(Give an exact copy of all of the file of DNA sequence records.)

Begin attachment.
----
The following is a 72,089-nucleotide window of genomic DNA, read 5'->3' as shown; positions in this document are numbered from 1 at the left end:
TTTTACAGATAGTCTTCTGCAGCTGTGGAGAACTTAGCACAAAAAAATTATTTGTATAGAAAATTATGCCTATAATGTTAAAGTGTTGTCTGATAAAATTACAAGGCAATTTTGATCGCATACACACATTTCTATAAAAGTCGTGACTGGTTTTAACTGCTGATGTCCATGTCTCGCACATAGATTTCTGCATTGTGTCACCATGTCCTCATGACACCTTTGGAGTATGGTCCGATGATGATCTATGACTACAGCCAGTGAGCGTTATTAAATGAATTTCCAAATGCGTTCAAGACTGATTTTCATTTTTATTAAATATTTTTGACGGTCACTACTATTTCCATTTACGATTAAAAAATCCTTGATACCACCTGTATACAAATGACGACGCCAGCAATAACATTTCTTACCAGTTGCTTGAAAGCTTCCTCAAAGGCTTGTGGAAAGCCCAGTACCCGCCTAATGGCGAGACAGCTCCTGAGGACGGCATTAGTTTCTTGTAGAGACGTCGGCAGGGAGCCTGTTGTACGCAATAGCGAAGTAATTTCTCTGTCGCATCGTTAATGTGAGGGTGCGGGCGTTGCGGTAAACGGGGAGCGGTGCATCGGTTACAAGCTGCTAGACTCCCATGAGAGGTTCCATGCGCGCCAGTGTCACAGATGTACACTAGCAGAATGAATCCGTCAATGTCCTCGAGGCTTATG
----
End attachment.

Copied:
The following is a 72,089-nucleotide window of genomic DNA, read 5'->3' as shown; positions in this document are numbered from 1 at the left end:
TTTTACAGATAGTCTTCTGCAGCTGTGGAGAACTTAGCACAAAAAAATTATTTGTATAGAAAATTATGCCTATAATGTTAAAGTGTTGTCTGATAAAATTACAAGGCAATTTTGATCGCATACACACATTTCTATAAAAGTCGTGACTGGTTTTAACTGCTGATGTCCATGTCTCGCACATAGATTTCTGCATTGTGTCACCATGTCCTCATGACACCTTTGGAGTATGGTCCGATGATGATCTATGACTACAGCCAGTGAGCGTTATTAAATGAATTTCCAAATGCGTTCAAGACTGATTTTCATTTTTATTAAATATTTTTGACGGTCACTACTATTTCCATTTACGATTAAAAAATCCTTGATACCACCTGTATACAAATGACGACGCCAGCAATAACATTTCTTACCAGTTGCTTGAAAGCTTCCTCAAAGGCTTGTGGAAAGCCCAGTACCCGCCTAATGGCGAGACAGCTCCTGAGGACGGCATTAGTTTCTTGTAGAGACGTCGGCAGGGAGCCTGTTGTACGCAATAGCGAAGTAATTTCTCTGTCGCATCGTTAATGTGAGGGTGCGGGCGTTGCGGTAAACGGGGAGCGGTGCATCGGTTACAAGCTGCTAGACTCCCATGAGAGGTTCCATGCGCGCCAGTGTCACAGATGTACACTAGCAGAATGAATCCGTCAATGTCCTCGAGGCTTATG